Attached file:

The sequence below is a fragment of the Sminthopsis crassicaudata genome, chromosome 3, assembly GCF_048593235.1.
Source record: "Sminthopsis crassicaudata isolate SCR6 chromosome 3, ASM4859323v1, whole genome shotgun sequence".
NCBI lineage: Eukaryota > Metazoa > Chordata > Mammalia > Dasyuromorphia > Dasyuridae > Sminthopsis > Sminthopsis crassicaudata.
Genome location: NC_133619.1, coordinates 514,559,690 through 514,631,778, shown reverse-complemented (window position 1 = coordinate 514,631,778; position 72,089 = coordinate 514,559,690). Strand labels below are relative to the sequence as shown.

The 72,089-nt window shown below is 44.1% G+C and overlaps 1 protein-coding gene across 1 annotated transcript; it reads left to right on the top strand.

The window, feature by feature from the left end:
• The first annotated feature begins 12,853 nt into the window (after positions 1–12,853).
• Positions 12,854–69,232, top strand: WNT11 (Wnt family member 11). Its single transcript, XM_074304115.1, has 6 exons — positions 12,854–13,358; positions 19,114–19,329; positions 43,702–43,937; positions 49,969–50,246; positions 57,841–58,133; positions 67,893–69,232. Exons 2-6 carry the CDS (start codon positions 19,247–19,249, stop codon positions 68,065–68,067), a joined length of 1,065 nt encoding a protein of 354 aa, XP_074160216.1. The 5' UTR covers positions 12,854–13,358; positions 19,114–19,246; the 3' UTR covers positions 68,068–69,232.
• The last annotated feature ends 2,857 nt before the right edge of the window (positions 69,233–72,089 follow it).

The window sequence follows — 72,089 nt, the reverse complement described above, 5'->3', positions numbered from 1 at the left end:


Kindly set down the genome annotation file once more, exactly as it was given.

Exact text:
The sequence below is a fragment of the Sminthopsis crassicaudata genome, chromosome 3, assembly GCF_048593235.1.
Source record: "Sminthopsis crassicaudata isolate SCR6 chromosome 3, ASM4859323v1, whole genome shotgun sequence".
NCBI lineage: Eukaryota > Metazoa > Chordata > Mammalia > Dasyuromorphia > Dasyuridae > Sminthopsis > Sminthopsis crassicaudata.
Genome location: NC_133619.1, coordinates 514,559,690 through 514,631,778, shown reverse-complemented (window position 1 = coordinate 514,631,778; position 72,089 = coordinate 514,559,690). Strand labels below are relative to the sequence as shown.

The 72,089-nt window shown below is 44.1% G+C and overlaps 1 protein-coding gene across 1 annotated transcript; it reads left to right on the top strand.

The window, feature by feature from the left end:
• The first annotated feature begins 12,853 nt into the window (after positions 1–12,853).
• Positions 12,854–69,232, top strand: WNT11 (Wnt family member 11). Its single transcript, XM_074304115.1, has 6 exons — positions 12,854–13,358; positions 19,114–19,329; positions 43,702–43,937; positions 49,969–50,246; positions 57,841–58,133; positions 67,893–69,232. Exons 2-6 carry the CDS (start codon positions 19,247–19,249, stop codon positions 68,065–68,067), a joined length of 1,065 nt encoding a protein of 354 aa, XP_074160216.1. The 5' UTR covers positions 12,854–13,358; positions 19,114–19,246; the 3' UTR covers positions 68,068–69,232.
• The last annotated feature ends 2,857 nt before the right edge of the window (positions 69,233–72,089 follow it).

The window sequence follows — 72,089 nt, the reverse complement described above, 5'->3', positions numbered from 1 at the left end: